A TALE OF TWO SYSTEMS: EXECUTIVE FUNCTION IN ULTIMATUM GAME DECISIONS
AuthorTesch, Aaron Daniel Kuechler
AdvisorSanfey, Alan G.
Committee ChairSanfey, Alan G.
MetadataShow full item record
PublisherThe University of Arizona.
RightsCopyright © is held by the author. Digital access to this material is made possible by the University Libraries, University of Arizona. Further transmission, reproduction or presentation (such as public display or performance) of protected items is prohibited except with permission of the author.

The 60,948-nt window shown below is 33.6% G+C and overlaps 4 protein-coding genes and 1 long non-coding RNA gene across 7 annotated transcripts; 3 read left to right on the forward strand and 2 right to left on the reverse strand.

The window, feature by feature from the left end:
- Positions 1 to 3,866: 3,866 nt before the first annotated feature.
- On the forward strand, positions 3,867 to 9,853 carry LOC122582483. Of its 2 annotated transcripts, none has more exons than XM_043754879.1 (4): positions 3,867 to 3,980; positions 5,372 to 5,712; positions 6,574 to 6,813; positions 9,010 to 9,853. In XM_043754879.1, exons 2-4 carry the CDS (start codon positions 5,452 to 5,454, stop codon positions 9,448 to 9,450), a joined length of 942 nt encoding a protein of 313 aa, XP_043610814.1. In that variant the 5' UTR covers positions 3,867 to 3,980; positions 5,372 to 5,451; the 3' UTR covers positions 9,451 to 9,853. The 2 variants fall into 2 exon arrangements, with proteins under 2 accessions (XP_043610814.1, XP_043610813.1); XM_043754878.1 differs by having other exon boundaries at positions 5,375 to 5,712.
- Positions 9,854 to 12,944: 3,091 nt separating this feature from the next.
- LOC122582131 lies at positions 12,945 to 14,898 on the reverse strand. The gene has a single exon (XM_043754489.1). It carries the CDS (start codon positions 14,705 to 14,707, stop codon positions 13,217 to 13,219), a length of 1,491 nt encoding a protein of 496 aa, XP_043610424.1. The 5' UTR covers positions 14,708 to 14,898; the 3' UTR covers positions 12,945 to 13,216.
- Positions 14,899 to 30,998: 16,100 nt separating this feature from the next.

AbstractTheories that formally describe decision-making have traditionally posited that decisions are made by rational actors. However, it is generally accepted that humans often make irrational decisions because of quick emotional judgements. In order to reconcile these two inconsistent ideas psychologists have developed two-system theories that hypothesize decisions are made by two opposing cognitive systems, representing the rational and emotional processing of decisions. Evidence for a two-system model of decision-making can be observed in ultimatum game responder decisions. It is thought that rational processing of these choices will produce acceptance of unfair offers and emotional processing will encourage rejection of unfair offers. Emotional priming has been shown to decrease ultimatum game acceptances and trans-cranial magnetic stimulation of rational brain areas, i.e. DLPFC, show increases in ultimatum game acceptances. This study investigated the possibility of using behavioral tasks that are known to activate rational brain areas to promote/disrupt ultimatum game acceptances. The possible relationship between ultimatum game acceptances and executive functions was also examined. Although there were promising indications that working memory loading may increase ultimatum game acceptances in between-subject experiments, a within-subject investigation found little support for this method of promoting/disrupting rational ultimatum game decisions. There were also no relationships found between switching or inhibition executive functions and ultimatum game responder decisions. A moderate positive relationship was found between updating executive function and ultimatum game acceptance rates but this relationship was dependent on working memory task feedback, a within-subject design and active loading of the working memory system. However, its possible that these findings only apply to within-subject paradigms and future between-subject studies are advised.